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Old January 27, 2005, 07:07 PM   #1
TerminalVelocity16
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7mill. Mag.

Hey everyone, thinking about buying a 7mill. Mag rifle for some medium game. I have a little bit of a limited buget. I was looking at a savage or a Tikka. But the only problem is it needs to be a lefthand bolt. Anyone got any good idea?
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Old January 27, 2005, 07:18 PM   #2
MTMilitiaman
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Welcome to the wonderful world of left-hand rifles. Savage has an excellent reputation for accuracy and they offer a good selection of left-handed bolt-guns. If you were on an extreme budget, I would go with a Savage so as to still have enough money to put on some quality optics (read "Leupold"). I chose a Remington M700 BDL, left-hand, in 7mm Rem Mag and put a Leupold Vari-X III 4.45-14x40 on it. I have been very impressed with the rifle, more impressed with the cartridge, and even more impressed with the scope. I consider this to be a very good set up for the variety of conditions and the range of game I hunt. I handload a 160 gr Nosler Accubond. I prefer the heavy for caliber projectiles--I consider that to be the primary reason to shoot a magnum.

Tikka used to offer several left-hand models, but that I am aware of, they went away with the introduction of the T3. I could be wrong here. I believe Sako still offers a left hand model but IIRC it is only chambered in several standard length cartridges based off and including the .30-06 with a .473 bolt face. Browning also markets several Abolt models, including the stainless stalker, in left-hand and Winchester offers a Spoter LT and a Featherweight M70 in left hand. That is likely to be the extent of your choices.
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Old January 28, 2005, 09:15 AM   #3
TerminalVelocity16
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Yeah....I've been looking. Not really that much out there for us lefty's. But we gotta deal with it. thanks for the input!
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Old January 28, 2005, 09:51 AM   #4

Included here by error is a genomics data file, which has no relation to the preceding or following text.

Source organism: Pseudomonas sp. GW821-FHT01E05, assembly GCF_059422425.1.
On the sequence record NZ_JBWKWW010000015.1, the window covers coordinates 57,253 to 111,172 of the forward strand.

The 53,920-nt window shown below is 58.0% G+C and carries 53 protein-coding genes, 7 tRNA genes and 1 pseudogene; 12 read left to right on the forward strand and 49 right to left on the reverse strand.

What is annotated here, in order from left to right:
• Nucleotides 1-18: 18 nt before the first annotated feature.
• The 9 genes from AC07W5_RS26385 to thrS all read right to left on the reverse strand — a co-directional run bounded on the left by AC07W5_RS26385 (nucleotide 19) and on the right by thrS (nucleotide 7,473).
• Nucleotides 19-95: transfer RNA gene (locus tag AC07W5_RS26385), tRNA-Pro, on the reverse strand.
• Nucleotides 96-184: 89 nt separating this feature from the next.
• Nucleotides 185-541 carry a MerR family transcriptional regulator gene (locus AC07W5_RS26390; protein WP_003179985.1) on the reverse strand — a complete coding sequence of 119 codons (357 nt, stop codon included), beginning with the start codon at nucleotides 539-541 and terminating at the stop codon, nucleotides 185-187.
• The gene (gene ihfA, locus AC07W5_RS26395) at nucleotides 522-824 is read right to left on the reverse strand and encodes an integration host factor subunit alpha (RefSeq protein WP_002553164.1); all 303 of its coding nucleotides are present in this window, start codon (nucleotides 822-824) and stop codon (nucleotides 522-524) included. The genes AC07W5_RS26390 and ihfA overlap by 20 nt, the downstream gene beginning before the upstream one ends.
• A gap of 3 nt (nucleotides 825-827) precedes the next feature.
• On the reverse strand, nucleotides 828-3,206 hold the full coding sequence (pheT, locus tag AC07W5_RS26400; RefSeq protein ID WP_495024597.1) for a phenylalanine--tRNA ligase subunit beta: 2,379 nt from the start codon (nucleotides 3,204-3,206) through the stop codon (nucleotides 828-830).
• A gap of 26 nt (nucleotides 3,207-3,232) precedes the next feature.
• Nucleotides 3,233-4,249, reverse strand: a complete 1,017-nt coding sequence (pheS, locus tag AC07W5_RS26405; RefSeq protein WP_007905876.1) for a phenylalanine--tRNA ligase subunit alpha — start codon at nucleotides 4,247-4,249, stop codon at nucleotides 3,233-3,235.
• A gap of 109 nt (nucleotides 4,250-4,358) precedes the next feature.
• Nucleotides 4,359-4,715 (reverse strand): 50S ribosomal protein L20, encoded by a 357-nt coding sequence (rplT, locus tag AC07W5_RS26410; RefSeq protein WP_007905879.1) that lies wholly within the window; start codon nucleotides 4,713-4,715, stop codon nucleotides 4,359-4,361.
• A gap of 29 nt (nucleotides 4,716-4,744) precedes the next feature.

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I know this is off-topic a bit, but what kind of medium game are you gonna go for with that 7mm Mag?

The reason I ask is that most everyone that I know that buys one ends up selling it. It doesn't seem to take long for them to figure out that they're losing too much meat because inside of 200 yards it's WAY overkill for most thin-skinned stuff. What's worse, they always seem to grumble about how 'this rifle won't shoot worth a damn', and you realize that they've developed uncontrolled flinches from the FLASHKABLAMMOBOOM that they get every time they pull the trigger...
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Old January 28, 2005, 10:36 AM   #5
tokarevman
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Yes i own a 7mm mag and it is a mean gun, i do not hunt much but i thing there would be better guns for hunting small game.
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Old January 28, 2005, 11:01 AM   #6
TerminalVelocity16
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Well the rifle would be my first hunting rifle. I just wanted something in an "all around" calber. I'm looking for a rifle that I can hunt game on the smaller side, as well as large deer or moose. This might be a hard, or even impossible task. But the 7mill mag. seemed to fit pretty well. Although I've never fired one before, I don't really have a problem with recoil. I've fired up too 375 H&H and still not really had a problem. But if anyone has a better idea for another caliber I will definetly consider it
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Old January 28, 2005, 11:37 AM   #7
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TV16, I grew up in the Port Jeff area, graduated from ELVHS in 68. Went in the military shortly thereafter. Was back there a couple years ago. Dang, it sure got crowded! I was on my HS rifle team - yea, we had a league and even took my rifle on the school bus. Imagine that! Deer Park, Bayport, and one other HS had teams. There was also a state match.

I have a southpaw 7mm Rem Mag in 700 BDL that's 30 years old. Great rifle. My SIL has a RH Savage 7 mag (year or two old) that shoots as well. Just because you are left handed doesn't mean you have to have a LH rifle. In fact, most of my bolt guns are RH'd and have an advantage that I can look into the mag and chamber without turning it over. I also shoot high power with a RH bolt gun. Rapid fire strings are not a problem. That said, I also have a 700 VS LH in .308 that I wouldn't trade off for nuthin'. I like it so well that if I was told I would never again have but exactly one rifle, that might be it -- it's that good. A well placed shot with a proper bullet from a .308 can do just about anything. sundog
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Old January 28, 2005, 11:40 AM   #8
rbernie
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IMO, the problem with 7mm Mag (and other cartridges like it) is that it's got such a large case capacity that downwloading it for use on smaller stuff is well-neigh impossible to do effectively. It's really made for long-range stuff, and if you're going to find most of your hunting gets done within 200 yards or so you'll probably wish for something with a little less velocity.